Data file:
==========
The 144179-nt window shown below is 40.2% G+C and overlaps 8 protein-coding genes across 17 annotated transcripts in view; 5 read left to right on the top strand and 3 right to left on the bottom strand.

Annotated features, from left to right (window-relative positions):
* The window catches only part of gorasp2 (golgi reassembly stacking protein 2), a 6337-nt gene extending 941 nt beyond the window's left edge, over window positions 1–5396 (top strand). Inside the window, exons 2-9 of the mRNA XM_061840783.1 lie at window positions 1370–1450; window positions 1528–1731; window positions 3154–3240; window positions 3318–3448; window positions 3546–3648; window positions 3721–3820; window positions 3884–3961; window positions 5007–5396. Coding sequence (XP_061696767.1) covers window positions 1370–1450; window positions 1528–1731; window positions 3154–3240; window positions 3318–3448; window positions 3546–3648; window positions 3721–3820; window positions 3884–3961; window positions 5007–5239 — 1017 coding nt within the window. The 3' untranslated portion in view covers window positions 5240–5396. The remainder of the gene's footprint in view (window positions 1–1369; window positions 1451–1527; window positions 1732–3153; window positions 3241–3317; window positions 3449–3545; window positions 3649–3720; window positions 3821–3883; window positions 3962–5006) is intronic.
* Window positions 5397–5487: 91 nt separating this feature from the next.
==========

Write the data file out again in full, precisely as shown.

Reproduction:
The 144179-nt window shown below is 40.2% G+C and overlaps 8 protein-coding genes across 17 annotated transcripts in view; 5 read left to right on the top strand and 3 right to left on the bottom strand.

Annotated features, from left to right (window-relative positions):
* The window catches only part of gorasp2 (golgi reassembly stacking protein 2), a 6337-nt gene extending 941 nt beyond the window's left edge, over window positions 1–5396 (top strand). Inside the window, exons 2-9 of the mRNA XM_061840783.1 lie at window positions 1370–1450; window positions 1528–1731; window positions 3154–3240; window positions 3318–3448; window positions 3546–3648; window positions 3721–3820; window positions 3884–3961; window positions 5007–5396. Coding sequence (XP_061696767.1) covers window positions 1370–1450; window positions 1528–1731; window positions 3154–3240; window positions 3318–3448; window positions 3546–3648; window positions 3721–3820; window positions 3884–3961; window positions 5007–5239 — 1017 coding nt within the window. The 3' untranslated portion in view covers window positions 5240–5396. The remainder of the gene's footprint in view (window positions 1–1369; window positions 1451–1527; window positions 1732–3153; window positions 3241–3317; window positions 3449–3545; window positions 3649–3720; window positions 3821–3883; window positions 3962–5006) is intronic.
* Window positions 5397–5487: 91 nt separating this feature from the next.